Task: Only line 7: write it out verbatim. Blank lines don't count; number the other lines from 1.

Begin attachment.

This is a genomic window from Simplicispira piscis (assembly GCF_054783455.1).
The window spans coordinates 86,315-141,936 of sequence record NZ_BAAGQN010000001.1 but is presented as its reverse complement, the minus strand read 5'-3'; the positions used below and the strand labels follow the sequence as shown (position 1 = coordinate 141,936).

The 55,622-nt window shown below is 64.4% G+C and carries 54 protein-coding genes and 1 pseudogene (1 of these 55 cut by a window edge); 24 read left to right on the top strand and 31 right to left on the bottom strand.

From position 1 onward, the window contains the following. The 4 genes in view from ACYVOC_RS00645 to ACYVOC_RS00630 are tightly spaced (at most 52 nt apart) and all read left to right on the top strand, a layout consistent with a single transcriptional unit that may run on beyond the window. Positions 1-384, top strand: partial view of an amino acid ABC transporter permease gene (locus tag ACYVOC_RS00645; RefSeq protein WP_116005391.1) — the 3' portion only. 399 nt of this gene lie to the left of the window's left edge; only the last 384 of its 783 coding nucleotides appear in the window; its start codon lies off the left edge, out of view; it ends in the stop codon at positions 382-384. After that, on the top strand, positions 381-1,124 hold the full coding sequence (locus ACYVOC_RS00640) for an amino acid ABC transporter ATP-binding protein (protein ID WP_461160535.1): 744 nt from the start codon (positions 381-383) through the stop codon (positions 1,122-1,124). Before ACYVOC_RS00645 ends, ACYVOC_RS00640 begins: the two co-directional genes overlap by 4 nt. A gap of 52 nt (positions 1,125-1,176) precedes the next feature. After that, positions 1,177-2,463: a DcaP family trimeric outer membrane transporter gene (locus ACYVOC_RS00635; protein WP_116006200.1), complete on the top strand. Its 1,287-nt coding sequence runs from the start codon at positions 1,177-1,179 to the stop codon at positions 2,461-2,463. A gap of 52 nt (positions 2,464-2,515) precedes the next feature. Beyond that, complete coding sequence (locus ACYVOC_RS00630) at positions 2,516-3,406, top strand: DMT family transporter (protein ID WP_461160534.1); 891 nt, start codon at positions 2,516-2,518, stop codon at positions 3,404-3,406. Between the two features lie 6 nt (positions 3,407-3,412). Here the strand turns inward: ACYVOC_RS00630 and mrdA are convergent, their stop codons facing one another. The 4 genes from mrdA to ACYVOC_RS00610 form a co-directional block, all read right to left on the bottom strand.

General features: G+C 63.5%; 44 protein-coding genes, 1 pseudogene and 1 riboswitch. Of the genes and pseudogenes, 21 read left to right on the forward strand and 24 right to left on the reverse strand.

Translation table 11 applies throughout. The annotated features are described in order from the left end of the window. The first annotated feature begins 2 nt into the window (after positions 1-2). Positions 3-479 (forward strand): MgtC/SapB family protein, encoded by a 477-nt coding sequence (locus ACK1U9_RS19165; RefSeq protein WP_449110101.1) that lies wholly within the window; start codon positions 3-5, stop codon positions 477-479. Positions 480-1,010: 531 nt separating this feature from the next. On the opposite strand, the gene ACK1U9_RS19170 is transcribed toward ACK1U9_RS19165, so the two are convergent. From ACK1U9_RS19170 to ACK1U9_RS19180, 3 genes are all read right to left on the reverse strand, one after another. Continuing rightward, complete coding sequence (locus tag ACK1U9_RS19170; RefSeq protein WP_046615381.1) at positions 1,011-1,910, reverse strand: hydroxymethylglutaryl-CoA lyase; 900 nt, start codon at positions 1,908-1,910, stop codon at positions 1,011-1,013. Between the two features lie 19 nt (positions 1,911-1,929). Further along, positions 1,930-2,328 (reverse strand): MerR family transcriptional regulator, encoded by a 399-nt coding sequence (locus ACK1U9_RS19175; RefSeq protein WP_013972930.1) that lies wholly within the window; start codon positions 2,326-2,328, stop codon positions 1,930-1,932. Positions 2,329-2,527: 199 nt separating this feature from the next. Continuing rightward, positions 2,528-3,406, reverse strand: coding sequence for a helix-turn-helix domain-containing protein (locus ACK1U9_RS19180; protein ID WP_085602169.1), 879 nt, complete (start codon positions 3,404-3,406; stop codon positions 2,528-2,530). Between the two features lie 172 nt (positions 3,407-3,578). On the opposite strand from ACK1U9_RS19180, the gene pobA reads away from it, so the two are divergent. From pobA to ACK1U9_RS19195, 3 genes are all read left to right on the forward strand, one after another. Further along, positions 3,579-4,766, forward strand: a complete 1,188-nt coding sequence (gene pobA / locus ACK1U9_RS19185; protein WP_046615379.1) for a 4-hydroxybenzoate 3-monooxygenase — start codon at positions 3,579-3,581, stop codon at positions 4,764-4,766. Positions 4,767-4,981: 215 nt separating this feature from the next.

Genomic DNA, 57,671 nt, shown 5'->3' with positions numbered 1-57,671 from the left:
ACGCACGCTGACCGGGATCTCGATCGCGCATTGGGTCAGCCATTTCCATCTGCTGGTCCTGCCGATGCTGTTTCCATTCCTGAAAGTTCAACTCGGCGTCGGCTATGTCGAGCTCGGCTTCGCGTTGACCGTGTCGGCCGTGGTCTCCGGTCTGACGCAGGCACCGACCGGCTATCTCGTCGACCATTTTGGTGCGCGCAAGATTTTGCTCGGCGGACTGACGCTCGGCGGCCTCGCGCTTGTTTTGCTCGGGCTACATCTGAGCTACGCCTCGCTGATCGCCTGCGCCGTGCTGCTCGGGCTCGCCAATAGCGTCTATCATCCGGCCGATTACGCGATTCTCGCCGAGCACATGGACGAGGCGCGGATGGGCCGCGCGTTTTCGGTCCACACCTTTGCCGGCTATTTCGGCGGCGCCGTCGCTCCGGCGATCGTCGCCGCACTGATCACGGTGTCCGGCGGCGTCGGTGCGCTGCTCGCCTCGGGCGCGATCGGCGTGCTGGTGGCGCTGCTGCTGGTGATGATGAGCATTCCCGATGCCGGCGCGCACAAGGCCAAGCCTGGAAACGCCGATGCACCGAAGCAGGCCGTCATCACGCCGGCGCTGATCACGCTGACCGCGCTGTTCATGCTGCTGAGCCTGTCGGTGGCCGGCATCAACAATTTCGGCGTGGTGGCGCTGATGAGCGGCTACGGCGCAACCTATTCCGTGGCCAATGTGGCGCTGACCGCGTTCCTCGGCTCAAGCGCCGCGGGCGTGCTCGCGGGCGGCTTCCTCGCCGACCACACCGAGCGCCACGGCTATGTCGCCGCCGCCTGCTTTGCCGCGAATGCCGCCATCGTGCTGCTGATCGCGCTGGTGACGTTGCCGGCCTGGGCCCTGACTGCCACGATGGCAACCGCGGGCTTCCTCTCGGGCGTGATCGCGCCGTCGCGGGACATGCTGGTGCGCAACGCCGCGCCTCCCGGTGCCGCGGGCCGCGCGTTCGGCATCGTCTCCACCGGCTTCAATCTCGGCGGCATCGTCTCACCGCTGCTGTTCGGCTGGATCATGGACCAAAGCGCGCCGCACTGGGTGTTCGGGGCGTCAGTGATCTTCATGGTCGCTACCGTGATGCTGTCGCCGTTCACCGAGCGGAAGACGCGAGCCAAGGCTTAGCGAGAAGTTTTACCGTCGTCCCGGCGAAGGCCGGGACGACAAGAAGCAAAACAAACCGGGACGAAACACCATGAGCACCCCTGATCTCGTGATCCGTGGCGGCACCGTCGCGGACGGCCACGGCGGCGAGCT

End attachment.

Genomic DNA, 57,671 nt, shown 5'->3' with positions numbered 1-57,671 from the left: